Before I became an Emacs user, I was a vi user,
and though Emacs is my primary editor, I still use vi daily.
I use vi for quickly skimming the content of a file and quick edits to configuration files;
I use vi when I’m on a remote server or when a command-line utility invokes
The main reason why I still use vi is because I’m able to use it very efficiently even without a configuration file.
I learned vi circa 2001 from a magazine and from vimtutor.
It was my primary text editor until 2007 or 2008 when I switched to Emacs.
Back then, I had a rather long
.vimrc, complete with configurations for Linux and Windows, GTK vim and curses vim, and I used a few plugins such as bufexplorer.vim.
Recently, I deleted my old
.vimrc and started a new one from scratch.
I no longer use plugins and I don’t use a GUI version of vim.
For these reasons, I now consider myself more a vi user than a vim user.
(I am however a big fan of text objects, and I want unlimited undo, so using
nvi is not something I would consider.)
.vimrc is now only 12 lines and most of these changes are conservative and uncontroversial:
backspace works “normally” in insert mode all the time, I enable incremental search, I use 4 spaces for indentations rather than hard tabs, I activate syntax highlighting.
Even though vim offers a myriad of settings, a vanilla setup is extremely capable and usable.
I find that being able to use an editor without custom configuration is extremely useful. Here are a couple of examples: I learned how to exploit Linux binaries from the book Art of Exploitation. The book comes with a companion live CD that you can use to follow examples from the book and try to perform the hacks yourself. Emacs is not installed in the live CD, but vim is, and I was perfectly happy and comfortable using it to read the source code of the examples and modify them. Another example: recently at work, I wanted to write a Python script on a server that didn’t have Python installed, but had Docker. I launched a Python container, installed vim-tiny, and proceeded to write, debug, and improve my script without ever feeling that I was editing with a hand tied behind my back.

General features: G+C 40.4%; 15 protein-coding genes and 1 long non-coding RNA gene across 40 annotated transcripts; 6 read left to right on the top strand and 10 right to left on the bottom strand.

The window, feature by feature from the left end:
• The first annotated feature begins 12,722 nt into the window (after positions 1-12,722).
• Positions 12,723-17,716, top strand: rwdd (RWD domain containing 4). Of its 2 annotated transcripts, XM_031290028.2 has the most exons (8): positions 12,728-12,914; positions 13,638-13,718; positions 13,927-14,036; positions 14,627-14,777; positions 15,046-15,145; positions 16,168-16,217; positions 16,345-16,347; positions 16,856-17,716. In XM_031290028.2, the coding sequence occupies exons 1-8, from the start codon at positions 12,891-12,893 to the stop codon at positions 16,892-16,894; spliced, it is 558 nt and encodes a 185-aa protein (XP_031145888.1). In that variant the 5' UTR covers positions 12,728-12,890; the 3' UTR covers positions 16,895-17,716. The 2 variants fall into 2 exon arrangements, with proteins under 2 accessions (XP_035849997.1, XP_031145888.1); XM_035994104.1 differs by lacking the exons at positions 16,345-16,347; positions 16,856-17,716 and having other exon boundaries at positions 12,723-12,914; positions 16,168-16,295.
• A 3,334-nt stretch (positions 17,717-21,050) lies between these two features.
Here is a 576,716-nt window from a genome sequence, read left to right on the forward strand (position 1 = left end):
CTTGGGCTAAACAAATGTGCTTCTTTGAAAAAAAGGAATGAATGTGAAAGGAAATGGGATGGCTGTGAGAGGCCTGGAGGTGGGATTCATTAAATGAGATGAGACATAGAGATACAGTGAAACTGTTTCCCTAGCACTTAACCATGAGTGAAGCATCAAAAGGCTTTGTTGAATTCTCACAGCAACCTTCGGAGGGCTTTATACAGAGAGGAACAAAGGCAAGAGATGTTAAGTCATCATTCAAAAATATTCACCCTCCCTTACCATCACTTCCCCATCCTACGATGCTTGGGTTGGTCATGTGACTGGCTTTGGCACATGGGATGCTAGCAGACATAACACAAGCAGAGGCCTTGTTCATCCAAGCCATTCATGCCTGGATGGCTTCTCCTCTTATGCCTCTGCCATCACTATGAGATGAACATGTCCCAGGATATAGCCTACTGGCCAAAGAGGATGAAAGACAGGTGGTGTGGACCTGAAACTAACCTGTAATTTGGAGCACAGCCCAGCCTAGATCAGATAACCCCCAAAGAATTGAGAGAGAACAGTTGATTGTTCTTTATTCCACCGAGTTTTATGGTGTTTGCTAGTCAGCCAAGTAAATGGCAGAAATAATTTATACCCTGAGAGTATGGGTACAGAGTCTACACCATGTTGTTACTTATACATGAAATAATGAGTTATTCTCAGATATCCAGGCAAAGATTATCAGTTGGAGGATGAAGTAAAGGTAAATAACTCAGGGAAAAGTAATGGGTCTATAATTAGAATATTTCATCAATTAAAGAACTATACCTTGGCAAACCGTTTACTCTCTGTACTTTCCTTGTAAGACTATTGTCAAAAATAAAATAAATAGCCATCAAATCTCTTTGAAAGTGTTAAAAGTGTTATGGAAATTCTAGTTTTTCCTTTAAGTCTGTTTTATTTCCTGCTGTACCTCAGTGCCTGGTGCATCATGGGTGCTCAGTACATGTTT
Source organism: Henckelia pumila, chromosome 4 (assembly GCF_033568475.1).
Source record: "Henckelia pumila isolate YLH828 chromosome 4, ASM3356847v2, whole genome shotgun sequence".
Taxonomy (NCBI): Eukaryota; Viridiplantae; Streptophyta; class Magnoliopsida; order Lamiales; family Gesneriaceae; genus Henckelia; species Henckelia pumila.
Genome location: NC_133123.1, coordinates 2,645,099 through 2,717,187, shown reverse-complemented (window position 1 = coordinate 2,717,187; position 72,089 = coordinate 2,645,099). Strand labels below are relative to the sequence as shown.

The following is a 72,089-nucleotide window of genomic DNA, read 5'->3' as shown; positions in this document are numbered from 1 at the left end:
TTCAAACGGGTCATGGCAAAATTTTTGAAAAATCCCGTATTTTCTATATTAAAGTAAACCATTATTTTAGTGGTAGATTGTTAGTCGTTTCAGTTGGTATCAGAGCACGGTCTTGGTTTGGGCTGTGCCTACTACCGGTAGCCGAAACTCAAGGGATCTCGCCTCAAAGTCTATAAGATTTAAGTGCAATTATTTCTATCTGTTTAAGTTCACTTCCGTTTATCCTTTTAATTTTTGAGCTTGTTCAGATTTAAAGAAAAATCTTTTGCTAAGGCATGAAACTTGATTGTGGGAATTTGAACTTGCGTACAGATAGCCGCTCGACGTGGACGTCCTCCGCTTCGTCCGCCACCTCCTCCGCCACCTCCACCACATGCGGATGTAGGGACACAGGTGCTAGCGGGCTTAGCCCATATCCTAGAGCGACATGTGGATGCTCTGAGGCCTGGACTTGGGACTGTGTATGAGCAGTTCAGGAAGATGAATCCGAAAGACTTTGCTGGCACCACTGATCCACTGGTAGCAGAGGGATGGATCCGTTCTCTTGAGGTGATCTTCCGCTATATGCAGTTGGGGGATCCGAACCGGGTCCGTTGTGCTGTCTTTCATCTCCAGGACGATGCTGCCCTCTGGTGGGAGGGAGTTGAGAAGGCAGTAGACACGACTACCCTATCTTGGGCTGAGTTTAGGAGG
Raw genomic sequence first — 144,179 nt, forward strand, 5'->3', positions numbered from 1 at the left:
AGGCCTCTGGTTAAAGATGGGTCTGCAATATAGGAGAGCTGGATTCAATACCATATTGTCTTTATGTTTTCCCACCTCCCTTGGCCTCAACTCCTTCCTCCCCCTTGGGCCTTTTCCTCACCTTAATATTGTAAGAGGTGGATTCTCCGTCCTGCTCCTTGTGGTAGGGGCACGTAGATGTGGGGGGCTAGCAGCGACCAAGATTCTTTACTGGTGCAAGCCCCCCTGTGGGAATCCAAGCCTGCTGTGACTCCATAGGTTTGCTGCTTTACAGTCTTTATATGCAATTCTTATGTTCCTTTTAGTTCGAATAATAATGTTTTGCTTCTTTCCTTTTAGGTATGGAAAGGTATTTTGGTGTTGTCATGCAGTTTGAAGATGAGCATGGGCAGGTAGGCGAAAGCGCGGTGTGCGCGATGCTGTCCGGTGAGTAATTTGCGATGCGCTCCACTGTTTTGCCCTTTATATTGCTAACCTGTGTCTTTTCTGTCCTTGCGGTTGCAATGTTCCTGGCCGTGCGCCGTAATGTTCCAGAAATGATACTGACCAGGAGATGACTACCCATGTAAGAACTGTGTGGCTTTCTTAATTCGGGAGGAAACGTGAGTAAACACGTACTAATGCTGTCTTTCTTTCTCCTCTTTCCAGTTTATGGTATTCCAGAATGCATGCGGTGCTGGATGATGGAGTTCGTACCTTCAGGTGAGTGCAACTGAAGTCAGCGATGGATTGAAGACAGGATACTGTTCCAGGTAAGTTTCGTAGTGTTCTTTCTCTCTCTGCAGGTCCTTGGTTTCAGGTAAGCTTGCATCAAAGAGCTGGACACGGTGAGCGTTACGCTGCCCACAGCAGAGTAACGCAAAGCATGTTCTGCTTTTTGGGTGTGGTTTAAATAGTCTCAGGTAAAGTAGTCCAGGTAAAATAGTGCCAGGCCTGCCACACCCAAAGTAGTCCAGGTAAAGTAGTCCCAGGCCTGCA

It is oddly satisfying to know that no matter the kind of machine I find myself on or the kind of restrictions it has (no network to download Emacs and/or my custom configuration, corporate policy against fetching packages from MELPA, etc.), that there will always be an editor that I can happily use without needing to make it “my own”.
Thanks to Richard Kallos for proof-reading an early version of this article.